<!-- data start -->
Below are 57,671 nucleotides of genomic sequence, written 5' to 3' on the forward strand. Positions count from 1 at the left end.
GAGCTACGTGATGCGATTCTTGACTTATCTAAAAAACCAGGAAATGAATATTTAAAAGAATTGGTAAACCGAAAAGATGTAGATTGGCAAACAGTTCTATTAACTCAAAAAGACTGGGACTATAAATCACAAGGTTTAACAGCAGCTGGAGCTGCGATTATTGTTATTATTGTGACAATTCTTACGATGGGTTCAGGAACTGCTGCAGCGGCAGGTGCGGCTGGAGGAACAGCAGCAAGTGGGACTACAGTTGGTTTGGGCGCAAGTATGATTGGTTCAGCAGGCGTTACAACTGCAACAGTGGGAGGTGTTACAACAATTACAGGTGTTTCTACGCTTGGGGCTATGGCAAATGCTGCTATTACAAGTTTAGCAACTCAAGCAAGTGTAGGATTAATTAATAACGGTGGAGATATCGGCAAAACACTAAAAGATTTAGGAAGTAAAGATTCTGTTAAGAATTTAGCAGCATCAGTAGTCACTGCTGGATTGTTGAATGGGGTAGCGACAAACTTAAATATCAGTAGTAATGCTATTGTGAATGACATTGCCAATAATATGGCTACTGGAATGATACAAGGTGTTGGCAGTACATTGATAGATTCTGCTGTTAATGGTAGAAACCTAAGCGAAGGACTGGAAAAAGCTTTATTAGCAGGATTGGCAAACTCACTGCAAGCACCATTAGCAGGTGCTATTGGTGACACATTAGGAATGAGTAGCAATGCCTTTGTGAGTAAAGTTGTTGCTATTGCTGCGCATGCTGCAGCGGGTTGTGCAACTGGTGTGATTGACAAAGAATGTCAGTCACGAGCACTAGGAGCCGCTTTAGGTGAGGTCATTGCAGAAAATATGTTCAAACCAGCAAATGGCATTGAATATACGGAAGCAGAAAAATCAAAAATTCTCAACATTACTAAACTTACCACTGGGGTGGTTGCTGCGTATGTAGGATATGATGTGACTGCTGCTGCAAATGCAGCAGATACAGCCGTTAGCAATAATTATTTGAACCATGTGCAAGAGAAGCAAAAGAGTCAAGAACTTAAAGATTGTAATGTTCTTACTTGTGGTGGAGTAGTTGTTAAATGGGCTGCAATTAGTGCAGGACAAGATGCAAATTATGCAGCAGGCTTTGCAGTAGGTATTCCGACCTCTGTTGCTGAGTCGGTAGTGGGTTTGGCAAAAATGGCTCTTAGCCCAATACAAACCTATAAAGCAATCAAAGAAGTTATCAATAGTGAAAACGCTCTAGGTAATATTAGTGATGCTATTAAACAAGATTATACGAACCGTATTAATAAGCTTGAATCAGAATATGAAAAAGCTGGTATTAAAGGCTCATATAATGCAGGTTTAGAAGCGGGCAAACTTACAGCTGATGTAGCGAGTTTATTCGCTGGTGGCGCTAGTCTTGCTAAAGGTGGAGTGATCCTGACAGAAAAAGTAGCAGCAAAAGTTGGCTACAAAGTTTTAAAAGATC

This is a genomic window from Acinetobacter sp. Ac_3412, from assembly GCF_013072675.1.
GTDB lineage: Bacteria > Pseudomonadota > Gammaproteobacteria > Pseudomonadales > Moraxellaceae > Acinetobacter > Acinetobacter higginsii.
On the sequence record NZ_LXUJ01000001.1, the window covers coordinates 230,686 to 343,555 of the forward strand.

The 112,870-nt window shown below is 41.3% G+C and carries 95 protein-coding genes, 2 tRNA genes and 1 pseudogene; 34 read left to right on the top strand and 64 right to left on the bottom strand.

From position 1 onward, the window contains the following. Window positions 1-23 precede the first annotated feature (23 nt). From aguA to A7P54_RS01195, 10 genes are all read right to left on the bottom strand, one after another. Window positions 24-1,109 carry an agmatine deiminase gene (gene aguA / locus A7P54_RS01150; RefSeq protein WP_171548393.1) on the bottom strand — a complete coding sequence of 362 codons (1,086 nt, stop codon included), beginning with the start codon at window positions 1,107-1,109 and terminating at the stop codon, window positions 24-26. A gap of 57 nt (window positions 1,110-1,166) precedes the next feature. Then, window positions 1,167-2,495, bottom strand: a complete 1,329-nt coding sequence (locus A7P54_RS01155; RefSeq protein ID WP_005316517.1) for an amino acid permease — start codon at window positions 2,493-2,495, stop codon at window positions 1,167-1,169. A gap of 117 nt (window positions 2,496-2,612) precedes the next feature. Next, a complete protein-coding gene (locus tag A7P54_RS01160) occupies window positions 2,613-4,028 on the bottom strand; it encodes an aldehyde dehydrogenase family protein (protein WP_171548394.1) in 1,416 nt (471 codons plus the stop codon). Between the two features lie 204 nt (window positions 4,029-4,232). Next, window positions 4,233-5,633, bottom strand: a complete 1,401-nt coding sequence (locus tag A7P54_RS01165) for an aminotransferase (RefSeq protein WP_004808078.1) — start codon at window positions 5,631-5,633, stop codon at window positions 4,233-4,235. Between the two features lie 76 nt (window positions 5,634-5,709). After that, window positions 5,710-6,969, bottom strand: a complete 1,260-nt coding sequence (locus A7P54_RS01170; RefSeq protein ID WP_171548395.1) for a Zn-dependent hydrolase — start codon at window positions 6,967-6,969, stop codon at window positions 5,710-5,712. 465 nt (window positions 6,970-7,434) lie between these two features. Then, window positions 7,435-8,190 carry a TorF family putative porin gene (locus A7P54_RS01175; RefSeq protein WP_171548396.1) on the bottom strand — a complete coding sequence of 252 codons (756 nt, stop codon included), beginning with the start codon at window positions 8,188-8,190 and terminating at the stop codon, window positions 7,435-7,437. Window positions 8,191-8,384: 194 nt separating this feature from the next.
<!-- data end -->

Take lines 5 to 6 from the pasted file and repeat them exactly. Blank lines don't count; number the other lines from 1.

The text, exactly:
On the sequence record NZ_LXUJ01000001.1, the window covers coordinates 230,686 to 343,555 of the forward strand.

The 112,870-nt window shown below is 41.3% G+C and carries 95 protein-coding genes, 2 tRNA genes and 1 pseudogene; 34 read left to right on the top strand and 64 right to left on the bottom strand.